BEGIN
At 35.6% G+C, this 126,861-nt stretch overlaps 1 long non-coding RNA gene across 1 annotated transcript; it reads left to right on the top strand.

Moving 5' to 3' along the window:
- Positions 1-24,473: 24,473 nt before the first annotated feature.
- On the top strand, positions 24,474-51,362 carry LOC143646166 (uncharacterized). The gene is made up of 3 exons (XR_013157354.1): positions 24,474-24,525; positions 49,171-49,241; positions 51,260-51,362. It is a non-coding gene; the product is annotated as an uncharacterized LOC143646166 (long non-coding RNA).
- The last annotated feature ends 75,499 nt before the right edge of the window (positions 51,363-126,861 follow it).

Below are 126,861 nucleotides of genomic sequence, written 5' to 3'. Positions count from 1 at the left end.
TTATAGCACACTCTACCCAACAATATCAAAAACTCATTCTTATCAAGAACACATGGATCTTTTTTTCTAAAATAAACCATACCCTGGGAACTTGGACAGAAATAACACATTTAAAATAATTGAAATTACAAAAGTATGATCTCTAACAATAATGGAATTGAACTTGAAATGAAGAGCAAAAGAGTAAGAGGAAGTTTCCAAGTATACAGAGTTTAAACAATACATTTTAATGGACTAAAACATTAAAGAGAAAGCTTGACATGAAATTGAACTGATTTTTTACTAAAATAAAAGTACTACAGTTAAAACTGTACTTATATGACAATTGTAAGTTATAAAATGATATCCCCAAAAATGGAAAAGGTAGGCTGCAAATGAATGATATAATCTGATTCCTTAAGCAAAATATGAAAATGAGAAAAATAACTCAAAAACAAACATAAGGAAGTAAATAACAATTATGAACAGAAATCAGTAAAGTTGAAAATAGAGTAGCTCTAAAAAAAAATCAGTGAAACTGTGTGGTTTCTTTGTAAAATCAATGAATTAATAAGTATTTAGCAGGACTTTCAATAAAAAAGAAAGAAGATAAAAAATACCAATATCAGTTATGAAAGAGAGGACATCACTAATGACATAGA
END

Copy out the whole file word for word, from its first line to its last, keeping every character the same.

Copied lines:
At 35.6% G+C, this 126,861-nt stretch overlaps 1 long non-coding RNA gene across 1 annotated transcript; it reads left to right on the top strand.

Moving 5' to 3' along the window:
- Positions 1-24,473: 24,473 nt before the first annotated feature.
- On the top strand, positions 24,474-51,362 carry LOC143646166 (uncharacterized). The gene is made up of 3 exons (XR_013157354.1): positions 24,474-24,525; positions 49,171-49,241; positions 51,260-51,362. It is a non-coding gene; the product is annotated as an uncharacterized LOC143646166 (long non-coding RNA).
- The last annotated feature ends 75,499 nt before the right edge of the window (positions 51,363-126,861 follow it).

Below are 126,861 nucleotides of genomic sequence, written 5' to 3'. Positions count from 1 at the left end.
TTATAGCACACTCTACCCAACAATATCAAAAACTCATTCTTATCAAGAACACATGGATCTTTTTTTCTAAAATAAACCATACCCTGGGAACTTGGACAGAAATAACACATTTAAAATAATTGAAATTACAAAAGTATGATCTCTAACAATAATGGAATTGAACTTGAAATGAAGAGCAAAAGAGTAAGAGGAAGTTTCCAAGTATACAGAGTTTAAACAATACATTTTAATGGACTAAAACATTAAAGAGAAAGCTTGACATGAAATTGAACTGATTTTTTACTAAAATAAAAGTACTACAGTTAAAACTGTACTTATATGACAATTGTAAGTTATAAAATGATATCCCCAAAAATGGAAAAGGTAGGCTGCAAATGAATGATATAATCTGATTCCTTAAGCAAAATATGAAAATGAGAAAAATAACTCAAAAACAAACATAAGGAAGTAAATAACAATTATGAACAGAAATCAGTAAAGTTGAAAATAGAGTAGCTCTAAAAAAAAATCAGTGAAACTGTGTGGTTTCTTTGTAAAATCAATGAATTAATAAGTATTTAGCAGGACTTTCAATAAAAAAGAAAGAAGATAAAAAATACCAATATCAGTTATGAAAGAGAGGACATCACTAATGACATAGA